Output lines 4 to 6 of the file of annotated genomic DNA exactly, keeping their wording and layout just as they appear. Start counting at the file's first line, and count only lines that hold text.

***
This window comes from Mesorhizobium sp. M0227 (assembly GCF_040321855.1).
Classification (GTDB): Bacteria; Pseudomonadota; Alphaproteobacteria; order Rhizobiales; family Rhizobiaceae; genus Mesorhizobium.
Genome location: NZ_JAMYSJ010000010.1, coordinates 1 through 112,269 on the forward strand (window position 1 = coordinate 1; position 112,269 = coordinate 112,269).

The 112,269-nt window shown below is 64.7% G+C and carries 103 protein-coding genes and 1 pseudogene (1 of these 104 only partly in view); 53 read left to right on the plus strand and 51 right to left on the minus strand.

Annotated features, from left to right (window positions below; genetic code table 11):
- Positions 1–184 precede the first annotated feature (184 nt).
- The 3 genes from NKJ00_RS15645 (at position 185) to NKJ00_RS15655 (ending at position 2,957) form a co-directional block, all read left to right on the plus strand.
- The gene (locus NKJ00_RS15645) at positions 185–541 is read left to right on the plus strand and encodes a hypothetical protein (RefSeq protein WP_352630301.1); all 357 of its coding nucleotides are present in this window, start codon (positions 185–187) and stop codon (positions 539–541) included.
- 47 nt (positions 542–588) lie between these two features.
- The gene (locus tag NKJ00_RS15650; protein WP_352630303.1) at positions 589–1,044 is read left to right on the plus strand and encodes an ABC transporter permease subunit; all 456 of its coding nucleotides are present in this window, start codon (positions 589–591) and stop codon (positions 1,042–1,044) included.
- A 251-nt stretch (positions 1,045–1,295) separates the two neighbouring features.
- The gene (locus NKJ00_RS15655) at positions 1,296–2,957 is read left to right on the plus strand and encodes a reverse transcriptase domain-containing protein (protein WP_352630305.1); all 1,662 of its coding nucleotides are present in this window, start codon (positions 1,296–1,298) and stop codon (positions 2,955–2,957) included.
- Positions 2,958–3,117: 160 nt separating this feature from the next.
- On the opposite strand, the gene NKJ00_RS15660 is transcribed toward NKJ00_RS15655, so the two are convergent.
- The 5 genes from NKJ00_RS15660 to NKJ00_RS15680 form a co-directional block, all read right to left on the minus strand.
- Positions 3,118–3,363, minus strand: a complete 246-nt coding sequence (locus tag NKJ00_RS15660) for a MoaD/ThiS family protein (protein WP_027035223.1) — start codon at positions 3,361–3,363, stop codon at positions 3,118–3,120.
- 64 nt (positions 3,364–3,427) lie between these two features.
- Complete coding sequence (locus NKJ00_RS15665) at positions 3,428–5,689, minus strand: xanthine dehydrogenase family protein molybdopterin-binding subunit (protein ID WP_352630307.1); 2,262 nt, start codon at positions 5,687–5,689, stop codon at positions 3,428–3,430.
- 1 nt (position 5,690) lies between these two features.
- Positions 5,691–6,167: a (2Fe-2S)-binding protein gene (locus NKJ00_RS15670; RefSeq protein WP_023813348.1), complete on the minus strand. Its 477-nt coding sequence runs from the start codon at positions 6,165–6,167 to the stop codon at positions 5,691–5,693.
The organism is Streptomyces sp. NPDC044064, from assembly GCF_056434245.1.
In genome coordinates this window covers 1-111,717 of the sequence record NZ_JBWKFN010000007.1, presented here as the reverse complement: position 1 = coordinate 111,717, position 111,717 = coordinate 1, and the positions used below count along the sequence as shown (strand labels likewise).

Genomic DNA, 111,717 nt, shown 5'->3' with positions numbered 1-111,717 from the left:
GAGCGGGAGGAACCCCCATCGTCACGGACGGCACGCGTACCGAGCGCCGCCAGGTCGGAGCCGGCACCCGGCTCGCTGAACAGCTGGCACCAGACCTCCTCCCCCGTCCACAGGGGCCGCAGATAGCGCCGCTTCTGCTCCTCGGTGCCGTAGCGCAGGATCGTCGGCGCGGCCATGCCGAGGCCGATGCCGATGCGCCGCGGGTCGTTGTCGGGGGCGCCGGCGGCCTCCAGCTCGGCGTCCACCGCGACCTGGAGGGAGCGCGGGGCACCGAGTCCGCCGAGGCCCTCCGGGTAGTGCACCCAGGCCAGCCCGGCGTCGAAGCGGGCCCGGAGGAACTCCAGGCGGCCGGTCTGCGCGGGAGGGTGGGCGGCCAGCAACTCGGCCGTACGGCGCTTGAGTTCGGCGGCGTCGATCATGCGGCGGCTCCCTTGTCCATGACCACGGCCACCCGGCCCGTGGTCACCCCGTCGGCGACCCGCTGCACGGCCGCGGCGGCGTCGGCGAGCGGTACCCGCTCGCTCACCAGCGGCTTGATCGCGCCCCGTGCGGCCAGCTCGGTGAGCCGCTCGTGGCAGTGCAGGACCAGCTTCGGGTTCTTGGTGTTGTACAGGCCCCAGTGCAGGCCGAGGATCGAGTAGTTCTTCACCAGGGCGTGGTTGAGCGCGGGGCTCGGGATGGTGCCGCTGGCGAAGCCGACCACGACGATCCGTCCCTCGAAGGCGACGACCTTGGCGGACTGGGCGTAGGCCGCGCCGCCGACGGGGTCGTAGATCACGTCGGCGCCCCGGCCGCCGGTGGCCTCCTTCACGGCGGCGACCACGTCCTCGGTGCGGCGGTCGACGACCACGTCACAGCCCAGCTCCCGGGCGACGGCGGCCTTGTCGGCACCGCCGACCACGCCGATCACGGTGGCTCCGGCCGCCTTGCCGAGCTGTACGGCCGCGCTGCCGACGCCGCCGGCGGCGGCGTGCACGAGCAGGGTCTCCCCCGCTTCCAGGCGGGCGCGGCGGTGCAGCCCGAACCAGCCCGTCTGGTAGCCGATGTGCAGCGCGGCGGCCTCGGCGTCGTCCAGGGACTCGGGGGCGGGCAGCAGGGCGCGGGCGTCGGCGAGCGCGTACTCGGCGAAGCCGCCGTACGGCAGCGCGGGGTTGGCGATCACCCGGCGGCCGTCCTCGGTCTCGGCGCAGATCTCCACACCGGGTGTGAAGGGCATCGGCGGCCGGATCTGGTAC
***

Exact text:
The 112,269-nt window shown below is 64.7% G+C and carries 103 protein-coding genes and 1 pseudogene (1 of these 104 only partly in view); 53 read left to right on the plus strand and 51 right to left on the minus strand.

Annotated features, from left to right (window positions below; genetic code table 11):
- Positions 1–184 precede the first annotated feature (184 nt).